And Microsoft really lost me when, in Office 2010 I lost the ability to assign my own hotkeys to the menus, and the items in the menu.
Something is very wrong when as a user I'm told "you'll get used to it in a couple of weeks" -- an "improved" program that I've been using for 20 years shouldn't have a learning curve at all, let alone that steep of one. Something is even more wrong when Microsoft's "experts'" answer is that "you'll just have to do a macro to accomplish what you used to be able to accomplish easily".
Why can Microsoft not offer a real "professional" version of Office -- stripped down of the fancy buttons designed to woo head honchos and IT departments (curved or shadowed or blocky -- I don't give a flying fart) -- fully customizable menus and with the guts of the interface on the first level.
If I could dump Office I would in a heartbeat; however, I'm forced to use it because it's what most of my clients use (I own and operate a business support services operation catering to lawyers). I don't want "touch mode" -- I want -- no, I need -- keyboard mode.
I think you're probably giving Office short shrift, Franki. You can still make up your own keyboard shortcuts, your own templates, etc.--nothing has changed.Yes, stupid secretary; trust me; you are just imagining it.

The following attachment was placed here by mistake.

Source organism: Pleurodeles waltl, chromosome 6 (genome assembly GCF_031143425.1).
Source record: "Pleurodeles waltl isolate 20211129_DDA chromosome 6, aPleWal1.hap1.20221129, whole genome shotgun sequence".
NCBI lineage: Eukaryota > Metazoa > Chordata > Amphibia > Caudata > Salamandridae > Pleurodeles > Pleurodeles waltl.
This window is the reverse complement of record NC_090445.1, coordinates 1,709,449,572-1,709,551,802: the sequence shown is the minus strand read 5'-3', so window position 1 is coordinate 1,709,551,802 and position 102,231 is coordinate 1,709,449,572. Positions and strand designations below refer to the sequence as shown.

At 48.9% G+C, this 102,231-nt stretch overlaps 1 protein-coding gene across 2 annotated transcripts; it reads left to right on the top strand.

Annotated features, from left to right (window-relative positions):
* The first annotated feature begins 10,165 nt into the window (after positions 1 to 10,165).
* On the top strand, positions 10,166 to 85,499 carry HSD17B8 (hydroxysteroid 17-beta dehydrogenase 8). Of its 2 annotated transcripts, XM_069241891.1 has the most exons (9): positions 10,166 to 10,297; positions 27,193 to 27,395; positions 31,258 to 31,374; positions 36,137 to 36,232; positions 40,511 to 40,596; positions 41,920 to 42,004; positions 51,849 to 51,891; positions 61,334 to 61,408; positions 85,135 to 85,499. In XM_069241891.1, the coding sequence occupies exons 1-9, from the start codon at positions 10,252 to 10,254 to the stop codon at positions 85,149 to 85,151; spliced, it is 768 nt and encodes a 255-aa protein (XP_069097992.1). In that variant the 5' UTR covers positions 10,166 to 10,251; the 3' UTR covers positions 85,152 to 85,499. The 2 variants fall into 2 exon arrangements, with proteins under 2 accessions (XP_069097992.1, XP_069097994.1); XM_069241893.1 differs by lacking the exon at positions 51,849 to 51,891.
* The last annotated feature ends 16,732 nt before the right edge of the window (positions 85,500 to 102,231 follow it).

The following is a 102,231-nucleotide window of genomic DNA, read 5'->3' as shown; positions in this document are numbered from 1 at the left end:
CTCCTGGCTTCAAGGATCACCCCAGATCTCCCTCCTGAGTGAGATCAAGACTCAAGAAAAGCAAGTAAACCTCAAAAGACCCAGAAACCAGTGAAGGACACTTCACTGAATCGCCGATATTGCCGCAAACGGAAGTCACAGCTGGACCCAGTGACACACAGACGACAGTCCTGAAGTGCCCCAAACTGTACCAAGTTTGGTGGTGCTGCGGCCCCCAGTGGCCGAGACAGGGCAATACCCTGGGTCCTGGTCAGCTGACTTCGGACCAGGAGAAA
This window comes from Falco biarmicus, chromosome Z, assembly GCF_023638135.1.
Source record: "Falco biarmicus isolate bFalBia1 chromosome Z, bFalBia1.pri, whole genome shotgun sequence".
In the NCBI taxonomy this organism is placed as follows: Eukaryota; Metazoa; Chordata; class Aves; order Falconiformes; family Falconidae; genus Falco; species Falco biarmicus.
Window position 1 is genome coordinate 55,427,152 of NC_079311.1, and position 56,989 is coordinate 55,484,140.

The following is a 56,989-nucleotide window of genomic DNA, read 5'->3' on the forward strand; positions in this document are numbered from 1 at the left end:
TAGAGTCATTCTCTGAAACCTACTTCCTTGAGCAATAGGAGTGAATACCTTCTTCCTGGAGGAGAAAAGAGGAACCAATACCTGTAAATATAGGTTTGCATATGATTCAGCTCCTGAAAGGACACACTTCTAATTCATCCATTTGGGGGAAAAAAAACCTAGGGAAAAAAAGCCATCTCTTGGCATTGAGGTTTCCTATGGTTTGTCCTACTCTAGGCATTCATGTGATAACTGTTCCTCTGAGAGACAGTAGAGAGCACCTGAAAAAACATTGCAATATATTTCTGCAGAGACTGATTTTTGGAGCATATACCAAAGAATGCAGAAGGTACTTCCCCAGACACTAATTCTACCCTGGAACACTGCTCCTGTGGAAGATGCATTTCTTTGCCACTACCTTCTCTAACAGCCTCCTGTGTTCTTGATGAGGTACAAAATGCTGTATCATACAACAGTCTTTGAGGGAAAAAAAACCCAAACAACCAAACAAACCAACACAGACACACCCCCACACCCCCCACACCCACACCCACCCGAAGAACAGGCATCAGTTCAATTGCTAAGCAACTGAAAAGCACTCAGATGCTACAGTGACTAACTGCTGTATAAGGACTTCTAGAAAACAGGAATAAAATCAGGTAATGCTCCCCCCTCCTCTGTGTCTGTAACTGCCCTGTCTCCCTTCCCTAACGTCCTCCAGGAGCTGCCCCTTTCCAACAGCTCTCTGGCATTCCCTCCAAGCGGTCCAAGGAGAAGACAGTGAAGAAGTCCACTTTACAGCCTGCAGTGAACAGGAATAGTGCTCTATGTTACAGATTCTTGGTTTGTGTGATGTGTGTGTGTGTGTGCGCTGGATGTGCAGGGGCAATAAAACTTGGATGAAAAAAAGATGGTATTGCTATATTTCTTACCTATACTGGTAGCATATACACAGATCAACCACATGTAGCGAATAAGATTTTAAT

So I wrote back...
Oh, dear. I will charitably assume you have problems reading carefully, rather than that you are merely a shill for Microsoft.And once again we have a beautiful example of either Mr. Pogue's inability to read, or inability to take the quarter-century of experience of a mere secretary seriously:
Please note that what I stated was " I lost the ability to assign my own hotkeys to the menus, and the items in the menu". And that would include assigning my own hotkeys to any menu I create.
As an example: In Word2003 (and all previous iterations of Word, which I have been using since the early 1990s) I used the hotkey alt-n to return to "normal" style; the "insert" menu was alt-i.
In Word10 "alt-n" is the "Insert" menu -- I can not change the hotkey for the Insert menu to "alt-i" and retain my useage of alt-n. Instead, I had to find a new hotkey for "normal". Can't be ctrl-n -- that's make a new document with normal.docm (yes, has to be docm because I have to macro everything -- but I'm running out of hotkeys....) So now I use alt-ctrl-n for "normal".
Or how about the "File" menu and its intersection with the print functions, which you also avoid mentioning. Let's go through the difference between printing the current page in Word2003 and Word2010.
In Word2003, it was ctrl-p, alt-e, enter.